NORRIS: People who work inside the White House are often discouraged from keeping any kind of record.
Mr. BAKER: Right, right.
NORRIS: So, how is it that they're able to reconstruct these events?
Mr. BAKER: Everybody does things differently. George Stephanopoulos during the Clinton White House had regular conservations with a close friend of his who took notes, and then hid those notes away...
NORRIS: So friend as stenographer almost.
Mr. BAKER: Exactly. And that prevented there being any issue with subpoenas. President Clinton, in effect, did the same thing with Taylor Branch. And you know, are people doing that in this White House? I don't really know that. It's (unintelligible) question. There are rules about what you can bring with you when you leave the White House in terms of your own files and documents. There are rules about what can be put in a book, particularly about classified information. But inevitably they're flawed because inevitably, they do rely a lot on memory and they rely on human perspective and all of us, you know, we don't experience life the same way. You and I will remember this interview in somewhat shaded different ways, you know, and that's certainly true with the big decisions that any presidency is involved in.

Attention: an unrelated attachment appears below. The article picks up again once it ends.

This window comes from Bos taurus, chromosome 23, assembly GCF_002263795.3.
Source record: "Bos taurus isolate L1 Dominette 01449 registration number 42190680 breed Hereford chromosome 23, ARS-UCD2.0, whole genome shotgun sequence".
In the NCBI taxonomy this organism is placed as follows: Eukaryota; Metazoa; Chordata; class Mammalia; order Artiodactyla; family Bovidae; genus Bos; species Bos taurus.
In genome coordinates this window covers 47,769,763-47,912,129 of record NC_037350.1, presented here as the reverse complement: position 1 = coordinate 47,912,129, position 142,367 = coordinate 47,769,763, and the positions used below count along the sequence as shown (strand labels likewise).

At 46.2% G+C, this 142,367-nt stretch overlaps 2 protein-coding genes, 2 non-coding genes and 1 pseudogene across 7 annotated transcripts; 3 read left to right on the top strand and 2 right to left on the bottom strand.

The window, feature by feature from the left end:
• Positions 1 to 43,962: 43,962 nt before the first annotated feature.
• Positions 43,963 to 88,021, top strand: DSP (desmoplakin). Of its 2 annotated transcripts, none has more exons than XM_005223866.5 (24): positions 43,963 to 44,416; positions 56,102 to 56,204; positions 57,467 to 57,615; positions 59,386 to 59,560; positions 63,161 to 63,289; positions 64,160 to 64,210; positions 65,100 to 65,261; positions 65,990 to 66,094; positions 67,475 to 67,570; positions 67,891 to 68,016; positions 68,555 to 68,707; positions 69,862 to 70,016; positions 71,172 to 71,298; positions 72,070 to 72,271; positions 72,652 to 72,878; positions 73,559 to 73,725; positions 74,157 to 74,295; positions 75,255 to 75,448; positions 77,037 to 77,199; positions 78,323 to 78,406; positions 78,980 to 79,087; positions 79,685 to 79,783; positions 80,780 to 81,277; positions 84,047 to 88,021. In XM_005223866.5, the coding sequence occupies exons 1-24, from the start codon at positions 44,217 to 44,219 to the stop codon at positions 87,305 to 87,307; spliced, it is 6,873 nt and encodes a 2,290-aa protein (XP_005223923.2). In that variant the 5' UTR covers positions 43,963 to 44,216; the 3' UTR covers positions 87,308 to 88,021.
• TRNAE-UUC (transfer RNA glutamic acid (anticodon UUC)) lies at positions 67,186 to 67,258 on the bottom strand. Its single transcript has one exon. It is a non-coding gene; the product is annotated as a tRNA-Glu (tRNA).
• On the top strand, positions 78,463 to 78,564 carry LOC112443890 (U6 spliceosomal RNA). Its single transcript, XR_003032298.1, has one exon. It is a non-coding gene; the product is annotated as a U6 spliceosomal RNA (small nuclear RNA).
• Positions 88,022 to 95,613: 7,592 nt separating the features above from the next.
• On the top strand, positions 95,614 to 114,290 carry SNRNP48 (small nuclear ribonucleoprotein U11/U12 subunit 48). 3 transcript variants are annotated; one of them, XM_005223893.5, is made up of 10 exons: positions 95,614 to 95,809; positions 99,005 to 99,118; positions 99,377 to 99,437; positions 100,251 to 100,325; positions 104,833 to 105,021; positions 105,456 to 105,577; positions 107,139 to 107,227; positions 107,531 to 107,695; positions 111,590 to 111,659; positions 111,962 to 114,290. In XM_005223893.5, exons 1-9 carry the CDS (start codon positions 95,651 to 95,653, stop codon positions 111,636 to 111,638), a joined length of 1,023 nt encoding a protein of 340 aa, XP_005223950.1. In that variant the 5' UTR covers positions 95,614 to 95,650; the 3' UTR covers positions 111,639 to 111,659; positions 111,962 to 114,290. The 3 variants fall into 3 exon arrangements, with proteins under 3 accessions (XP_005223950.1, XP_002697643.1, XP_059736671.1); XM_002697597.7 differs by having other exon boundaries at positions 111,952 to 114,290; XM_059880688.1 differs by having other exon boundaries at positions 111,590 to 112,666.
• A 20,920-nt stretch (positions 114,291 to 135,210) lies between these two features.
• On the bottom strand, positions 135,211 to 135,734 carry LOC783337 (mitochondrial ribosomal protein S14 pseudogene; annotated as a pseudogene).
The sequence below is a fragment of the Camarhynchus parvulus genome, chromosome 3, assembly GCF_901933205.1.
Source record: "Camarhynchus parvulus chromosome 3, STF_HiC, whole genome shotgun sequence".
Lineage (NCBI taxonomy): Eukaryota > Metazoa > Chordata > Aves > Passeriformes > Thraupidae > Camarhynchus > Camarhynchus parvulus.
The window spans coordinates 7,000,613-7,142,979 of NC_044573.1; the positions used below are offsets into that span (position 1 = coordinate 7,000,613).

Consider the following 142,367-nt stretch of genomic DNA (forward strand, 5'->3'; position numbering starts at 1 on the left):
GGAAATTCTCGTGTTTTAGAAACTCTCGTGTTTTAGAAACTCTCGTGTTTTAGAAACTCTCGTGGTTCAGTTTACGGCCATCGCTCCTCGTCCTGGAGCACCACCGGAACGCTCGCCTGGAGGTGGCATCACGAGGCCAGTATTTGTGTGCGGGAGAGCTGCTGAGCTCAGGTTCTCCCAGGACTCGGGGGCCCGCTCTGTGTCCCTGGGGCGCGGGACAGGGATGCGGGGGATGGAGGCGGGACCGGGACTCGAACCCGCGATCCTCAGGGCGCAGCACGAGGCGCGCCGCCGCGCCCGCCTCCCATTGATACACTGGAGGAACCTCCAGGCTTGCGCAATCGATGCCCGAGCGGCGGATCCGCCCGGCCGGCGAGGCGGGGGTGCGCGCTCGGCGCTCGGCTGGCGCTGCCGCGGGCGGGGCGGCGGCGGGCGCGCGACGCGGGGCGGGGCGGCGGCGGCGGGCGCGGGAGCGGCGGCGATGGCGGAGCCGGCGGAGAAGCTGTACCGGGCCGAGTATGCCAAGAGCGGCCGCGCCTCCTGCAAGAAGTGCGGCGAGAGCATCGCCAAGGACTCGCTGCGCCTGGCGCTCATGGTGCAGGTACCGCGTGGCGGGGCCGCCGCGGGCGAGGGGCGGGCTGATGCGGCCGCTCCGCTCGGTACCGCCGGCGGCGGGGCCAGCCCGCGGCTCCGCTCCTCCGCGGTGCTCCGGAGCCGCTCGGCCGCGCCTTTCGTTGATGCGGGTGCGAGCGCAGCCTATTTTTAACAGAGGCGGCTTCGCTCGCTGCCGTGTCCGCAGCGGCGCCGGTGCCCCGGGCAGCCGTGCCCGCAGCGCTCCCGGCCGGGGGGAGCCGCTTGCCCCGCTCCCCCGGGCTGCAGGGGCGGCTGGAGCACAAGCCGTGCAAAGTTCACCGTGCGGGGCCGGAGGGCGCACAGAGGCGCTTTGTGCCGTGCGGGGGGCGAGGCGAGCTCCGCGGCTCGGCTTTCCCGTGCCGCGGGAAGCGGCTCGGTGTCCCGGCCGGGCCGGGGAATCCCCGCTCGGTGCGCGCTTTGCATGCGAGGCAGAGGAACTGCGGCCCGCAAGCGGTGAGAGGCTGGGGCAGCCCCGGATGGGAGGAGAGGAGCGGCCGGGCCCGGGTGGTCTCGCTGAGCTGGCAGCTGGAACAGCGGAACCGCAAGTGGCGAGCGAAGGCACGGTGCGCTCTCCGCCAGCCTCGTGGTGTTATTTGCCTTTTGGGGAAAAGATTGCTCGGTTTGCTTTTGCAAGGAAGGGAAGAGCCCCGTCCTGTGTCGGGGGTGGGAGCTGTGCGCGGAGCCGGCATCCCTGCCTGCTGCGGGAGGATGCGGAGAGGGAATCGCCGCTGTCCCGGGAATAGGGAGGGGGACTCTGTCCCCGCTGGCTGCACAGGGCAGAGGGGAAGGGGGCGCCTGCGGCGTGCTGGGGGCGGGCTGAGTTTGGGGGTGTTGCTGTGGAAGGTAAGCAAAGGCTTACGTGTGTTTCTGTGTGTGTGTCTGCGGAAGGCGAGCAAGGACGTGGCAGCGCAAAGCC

NORRIS: Peter Baker, thanks for coming in to talk to us.
Mr. BAKER: Thank you. I appreciate it.
NORRIS: Peter Baker is a writer for The New York Times Magazine.
NPR transcripts are created on a rush deadline by Verb8tm, Inc., an NPR contractor, and produced using a proprietary transcription process developed with NPR. This text may not be in its final form and may be updated or revised in the future. Accuracy and availability may vary. The authoritative record of NPR’s programming is the audio record.